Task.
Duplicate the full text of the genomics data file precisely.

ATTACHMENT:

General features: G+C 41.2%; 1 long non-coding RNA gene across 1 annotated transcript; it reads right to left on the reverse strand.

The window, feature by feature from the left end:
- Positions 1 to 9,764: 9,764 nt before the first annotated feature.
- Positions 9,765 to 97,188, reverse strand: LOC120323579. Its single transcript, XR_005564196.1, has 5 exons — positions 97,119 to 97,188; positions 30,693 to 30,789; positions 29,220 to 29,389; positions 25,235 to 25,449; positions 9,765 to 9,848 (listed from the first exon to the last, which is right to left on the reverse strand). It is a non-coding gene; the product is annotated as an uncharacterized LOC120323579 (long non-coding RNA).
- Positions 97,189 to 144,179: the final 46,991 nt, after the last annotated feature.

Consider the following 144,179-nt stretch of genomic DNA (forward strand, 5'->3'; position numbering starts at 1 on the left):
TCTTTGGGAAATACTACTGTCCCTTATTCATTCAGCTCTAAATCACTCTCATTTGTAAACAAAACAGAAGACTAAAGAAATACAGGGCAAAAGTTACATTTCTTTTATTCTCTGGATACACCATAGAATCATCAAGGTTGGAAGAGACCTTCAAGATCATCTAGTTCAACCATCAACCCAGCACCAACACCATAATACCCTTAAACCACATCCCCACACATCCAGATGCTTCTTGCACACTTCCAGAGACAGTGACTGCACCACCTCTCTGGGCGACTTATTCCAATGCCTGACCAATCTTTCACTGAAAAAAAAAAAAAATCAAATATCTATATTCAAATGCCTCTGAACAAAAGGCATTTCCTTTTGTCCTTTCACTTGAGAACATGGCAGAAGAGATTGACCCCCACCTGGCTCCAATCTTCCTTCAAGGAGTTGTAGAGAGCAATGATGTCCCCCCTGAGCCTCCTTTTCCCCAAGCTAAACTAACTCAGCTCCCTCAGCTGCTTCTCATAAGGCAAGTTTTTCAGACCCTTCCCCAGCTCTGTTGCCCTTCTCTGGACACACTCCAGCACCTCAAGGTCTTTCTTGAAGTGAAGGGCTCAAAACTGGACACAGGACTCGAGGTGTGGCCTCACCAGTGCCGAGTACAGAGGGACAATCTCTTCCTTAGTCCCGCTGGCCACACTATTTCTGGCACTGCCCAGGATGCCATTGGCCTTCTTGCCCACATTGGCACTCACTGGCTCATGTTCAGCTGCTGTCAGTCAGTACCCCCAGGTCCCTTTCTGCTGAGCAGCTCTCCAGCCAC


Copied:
General features: G+C 41.2%; 1 long non-coding RNA gene across 1 annotated transcript; it reads right to left on the reverse strand.

The window, feature by feature from the left end:
- Positions 1 to 9,764: 9,764 nt before the first annotated feature.
- Positions 9,765 to 97,188, reverse strand: LOC120323579. Its single transcript, XR_005564196.1, has 5 exons — positions 97,119 to 97,188; positions 30,693 to 30,789; positions 29,220 to 29,389; positions 25,235 to 25,449; positions 9,765 to 9,848 (listed from the first exon to the last, which is right to left on the reverse strand). It is a non-coding gene; the product is annotated as an uncharacterized LOC120323579 (long non-coding RNA).
- Positions 97,189 to 144,179: the final 46,991 nt, after the last annotated feature.

Consider the following 144,179-nt stretch of genomic DNA (forward strand, 5'->3'; position numbering starts at 1 on the left):
TCTTTGGGAAATACTACTGTCCCTTATTCATTCAGCTCTAAATCACTCTCATTTGTAAACAAAACAGAAGACTAAAGAAATACAGGGCAAAAGTTACATTTCTTTTATTCTCTGGATACACCATAGAATCATCAAGGTTGGAAGAGACCTTCAAGATCATCTAGTTCAACCATCAACCCAGCACCAACACCATAATACCCTTAAACCACATCCCCACACATCCAGATGCTTCTTGCACACTTCCAGAGACAGTGACTGCACCACCTCTCTGGGCGACTTATTCCAATGCCTGACCAATCTTTCACTGAAAAAAAAAAAAAATCAAATATCTATATTCAAATGCCTCTGAACAAAAGGCATTTCCTTTTGTCCTTTCACTTGAGAACATGGCAGAAGAGATTGACCCCCACCTGGCTCCAATCTTCCTTCAAGGAGTTGTAGAGAGCAATGATGTCCCCCCTGAGCCTCCTTTTCCCCAAGCTAAACTAACTCAGCTCCCTCAGCTGCTTCTCATAAGGCAAGTTTTTCAGACCCTTCCCCAGCTCTGTTGCCCTTCTCTGGACACACTCCAGCACCTCAAGGTCTTTCTTGAAGTGAAGGGCTCAAAACTGGACACAGGACTCGAGGTGTGGCCTCACCAGTGCCGAGTACAGAGGGACAATCTCTTCCTTAGTCCCGCTGGCCACACTATTTCTGGCACTGCCCAGGATGCCATTGGCCTTCTTGCCCACATTGGCACTCACTGGCTCATGTTCAGCTGCTGTCAGTCAGTACCCCCAGGTCCCTTTCTGCTGAGCAGCTCTCCAGCCAC